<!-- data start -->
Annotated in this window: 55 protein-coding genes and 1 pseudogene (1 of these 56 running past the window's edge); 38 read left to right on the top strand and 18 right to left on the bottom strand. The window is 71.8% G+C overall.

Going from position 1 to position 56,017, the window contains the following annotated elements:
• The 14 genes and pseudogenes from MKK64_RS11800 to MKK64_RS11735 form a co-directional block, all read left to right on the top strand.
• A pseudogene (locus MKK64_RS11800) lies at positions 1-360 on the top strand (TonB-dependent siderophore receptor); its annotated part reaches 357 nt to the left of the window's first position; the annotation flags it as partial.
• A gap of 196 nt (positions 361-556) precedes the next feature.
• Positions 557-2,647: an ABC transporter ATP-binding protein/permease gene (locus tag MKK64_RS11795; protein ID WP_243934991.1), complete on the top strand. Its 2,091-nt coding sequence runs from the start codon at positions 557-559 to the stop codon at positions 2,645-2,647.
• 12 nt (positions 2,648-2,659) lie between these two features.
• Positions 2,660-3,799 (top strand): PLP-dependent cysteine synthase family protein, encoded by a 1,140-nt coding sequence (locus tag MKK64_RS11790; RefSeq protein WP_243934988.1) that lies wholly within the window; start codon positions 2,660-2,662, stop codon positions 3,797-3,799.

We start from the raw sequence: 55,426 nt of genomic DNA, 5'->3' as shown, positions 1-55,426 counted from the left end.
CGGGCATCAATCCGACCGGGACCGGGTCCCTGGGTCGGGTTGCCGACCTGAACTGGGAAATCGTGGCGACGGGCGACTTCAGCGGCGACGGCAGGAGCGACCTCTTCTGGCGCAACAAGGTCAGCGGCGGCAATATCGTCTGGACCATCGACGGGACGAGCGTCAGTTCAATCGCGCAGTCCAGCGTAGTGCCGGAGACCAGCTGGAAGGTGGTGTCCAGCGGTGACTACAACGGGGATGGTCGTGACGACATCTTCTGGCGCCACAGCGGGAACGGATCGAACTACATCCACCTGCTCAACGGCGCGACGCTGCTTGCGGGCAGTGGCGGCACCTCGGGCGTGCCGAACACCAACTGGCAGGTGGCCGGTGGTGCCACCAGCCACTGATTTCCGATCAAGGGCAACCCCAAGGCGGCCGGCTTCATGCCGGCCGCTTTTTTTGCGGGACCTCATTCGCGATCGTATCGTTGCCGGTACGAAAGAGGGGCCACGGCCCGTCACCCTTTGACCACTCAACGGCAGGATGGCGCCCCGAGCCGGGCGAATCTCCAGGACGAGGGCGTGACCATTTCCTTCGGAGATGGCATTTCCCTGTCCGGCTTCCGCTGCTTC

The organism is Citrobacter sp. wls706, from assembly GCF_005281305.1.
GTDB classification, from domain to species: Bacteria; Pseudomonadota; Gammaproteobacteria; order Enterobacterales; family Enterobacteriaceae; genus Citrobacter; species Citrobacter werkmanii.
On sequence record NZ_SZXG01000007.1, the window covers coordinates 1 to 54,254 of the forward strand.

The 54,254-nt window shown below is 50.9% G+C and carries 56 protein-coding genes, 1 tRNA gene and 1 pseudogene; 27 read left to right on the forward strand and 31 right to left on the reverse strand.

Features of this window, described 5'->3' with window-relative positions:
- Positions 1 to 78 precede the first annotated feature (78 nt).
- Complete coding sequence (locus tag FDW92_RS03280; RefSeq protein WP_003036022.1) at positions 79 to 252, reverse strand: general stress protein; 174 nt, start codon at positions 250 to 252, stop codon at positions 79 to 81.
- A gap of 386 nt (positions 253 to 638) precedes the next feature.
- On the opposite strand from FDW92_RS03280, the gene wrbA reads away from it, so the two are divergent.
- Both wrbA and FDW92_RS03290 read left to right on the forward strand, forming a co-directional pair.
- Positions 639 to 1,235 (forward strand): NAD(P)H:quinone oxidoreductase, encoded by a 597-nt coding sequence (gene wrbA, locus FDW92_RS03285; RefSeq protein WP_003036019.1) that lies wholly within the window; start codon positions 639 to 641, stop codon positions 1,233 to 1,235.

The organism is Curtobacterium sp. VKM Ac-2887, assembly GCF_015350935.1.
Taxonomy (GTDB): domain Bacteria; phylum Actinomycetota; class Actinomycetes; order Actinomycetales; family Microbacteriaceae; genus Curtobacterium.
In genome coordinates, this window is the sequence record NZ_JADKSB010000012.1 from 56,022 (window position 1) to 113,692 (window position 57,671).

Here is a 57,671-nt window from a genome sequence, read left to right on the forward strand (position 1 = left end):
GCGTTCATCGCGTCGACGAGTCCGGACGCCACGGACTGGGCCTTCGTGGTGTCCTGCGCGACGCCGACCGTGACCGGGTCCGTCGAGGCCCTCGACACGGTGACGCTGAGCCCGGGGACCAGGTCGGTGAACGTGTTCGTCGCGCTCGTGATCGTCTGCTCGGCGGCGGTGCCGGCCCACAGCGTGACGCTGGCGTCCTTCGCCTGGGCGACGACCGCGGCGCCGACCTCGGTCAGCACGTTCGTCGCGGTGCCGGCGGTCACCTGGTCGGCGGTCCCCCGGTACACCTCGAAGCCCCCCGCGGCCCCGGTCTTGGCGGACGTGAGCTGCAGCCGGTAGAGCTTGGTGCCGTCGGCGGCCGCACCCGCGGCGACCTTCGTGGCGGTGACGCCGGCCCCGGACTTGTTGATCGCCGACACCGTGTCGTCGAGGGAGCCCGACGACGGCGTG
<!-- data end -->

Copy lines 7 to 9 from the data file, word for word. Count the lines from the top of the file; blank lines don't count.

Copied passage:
• 12 nt (positions 2,648-2,659) lie between these two features.
• Positions 2,660-3,799 (top strand): PLP-dependent cysteine synthase family protein, encoded by a 1,140-nt coding sequence (locus tag MKK64_RS11790; RefSeq protein WP_243934988.1) that lies wholly within the window; start codon positions 2,660-2,662, stop codon positions 3,797-3,799.

We start from the raw sequence: 55,426 nt of genomic DNA, 5'->3' as shown, positions 1-55,426 counted from the left end.